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Saving for College and Applying for Student Loans

Written by Mechel Glass on September 24, 2012 in Credit  |   3 comments

If you are the parent of a high school senior who plans to go to college next year, now is the time to determine how you will pay for that education. You might have been saving for college for years, but you will still want…

If you are the parent of a high school senior who plans to go to college next year, now is the time to determine how you will pay for that education. You might have been saving for college for years, but you will still want to decide whether your child will also need to apply for a student loan to help pay for tuition and other costs. Your credit score may be considered for your child’s student loan, so it’s important to make sure your credit report is accurate.

Financial educators at CredAbility speak regularly with students who have student loans. Unfortunately, even though counseling is now required for students, many receive counseling online and still don’t understand how it will affect their financial life after college. In fact, our financial counselors find that most students don’t understand how much college costs until the bills start rolling in.

As you begin to consider how to pay for college, here are some tips to help you make some important decisions:

  • Understand how much college will cost. Many high school students dream of leaving home and going off to a new city or state only to find out that the full cost of an out-of-state education can be $30,000 a year or more. Once a school has accepted your child, schedule an appointment with the financial aid office to discuss the full cost of classes, housing, meals, and other expenses. Ask this simple question: How much is it going to cost each semester?
  • Investigate all your options. Identify how much money you have to pay for college, calculate any shortfall, and determine other sources of funds. Such sources may include selling assets, such as cars, furniture, and other valuables. If your income and the sale of assets still do not cover the costs, consider applying for a student loan.
  • Understand how a student loan works. Unfortunately, most people do not know how much money they will owe, and they may also not understand that the longer they stay in school, the more they will owe. During your meeting with your school’s financial aid office, ask the officer to discuss what type of loan you have and how repayment works.
  • Know the difference between the types of student loans. Federal government loans are based on financial needs and have low, fixed interest rates. Those provided by lenders are for tuition and other educational purposes and are based on your creditworthiness. The loan amount, interest rate, and repayment terms will vary.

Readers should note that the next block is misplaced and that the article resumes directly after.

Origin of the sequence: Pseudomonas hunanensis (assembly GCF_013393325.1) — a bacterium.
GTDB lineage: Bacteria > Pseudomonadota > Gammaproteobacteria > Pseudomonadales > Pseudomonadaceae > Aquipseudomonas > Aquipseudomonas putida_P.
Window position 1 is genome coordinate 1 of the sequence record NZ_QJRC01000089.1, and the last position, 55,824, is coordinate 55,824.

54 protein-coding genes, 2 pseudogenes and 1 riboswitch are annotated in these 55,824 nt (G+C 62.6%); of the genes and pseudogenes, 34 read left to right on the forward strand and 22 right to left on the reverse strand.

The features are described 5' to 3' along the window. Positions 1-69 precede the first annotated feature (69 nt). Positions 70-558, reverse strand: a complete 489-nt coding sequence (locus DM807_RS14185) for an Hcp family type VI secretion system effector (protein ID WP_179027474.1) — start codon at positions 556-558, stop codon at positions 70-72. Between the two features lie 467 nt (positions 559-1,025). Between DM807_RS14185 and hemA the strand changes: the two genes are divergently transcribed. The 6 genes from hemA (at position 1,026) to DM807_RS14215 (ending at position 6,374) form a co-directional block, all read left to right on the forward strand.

• Understand the rules covering repayment of student loans. Six months after a student graduates, he or she must begin repaying any student loans. The loans must be repaid on time and in full, Non-payment of a student loan could result in a lower credit score, late fees, the withholding of any income tax refund, and possible wage garnishment.
  • Discuss the student loan and who will repay it. The student loan application process is a series of complex electronic forms, but the hardest part is actually paying back the loan. If your child has received approval for a student loan, sit down with him or her and discuss how the loan works. Your child needs to know how much will be owed, when payments will start, and how nonpayment could affect future opportunities.

Mechel Glass is the Director of Education for CredAbility. In this position, she is responsible for developing the curriculum and educational materials for online classes including webinars, podcasts, videos and listen-on-demand classes. She is responsible for managing the agency’s community outreach programs and staff, including financial education specialists in a 14-county area throughout metro Atlanta and north Georgia. She also manages the development and reporting of education partnerships online for the agency.

The information contained in this blog post is designed to generally educate and inform visitors to the Equifax Finance Blog. The blog posts do not give, and should not be assumed to provide, personalized tax, investment, real estate, legal, retirement, credit, personal financial, or other professional advice. Before making any financial decision, you should always consult with the appropriate professionals who can explain your options, rights, and legal responsibilities, and advise you on any tax, legal, credit, or business implications that may result from those decisions. The views and opinions expressed by the authors of blog posts are their own views and may not be the views or opinions of Equifax, Inc. and/or its affiliates.


  1. Anonymous says:

    Wow. After reading this I wouldn’t be surprised of new graduates are running in the opposite direction. And deciding not to enroll in college. I think people should research more when they put information out there about college and its costs. When was the last time you sat in a class? Evaluated one that you had to pay for? I would do EVERYTHING to keep anybody I know away from college campuses and the financial aid department. There’s nothing wrong with being average and knowing only a little of something. C

  2. Kristy says:

    Thanks for sharing this and this is a good advice for those thinking of getting student loan. And also what will be the consequences after getting a loan.(payments, default in payment and others)

  3. Help Me Write My Essay says:

    thanks for shearing michel.

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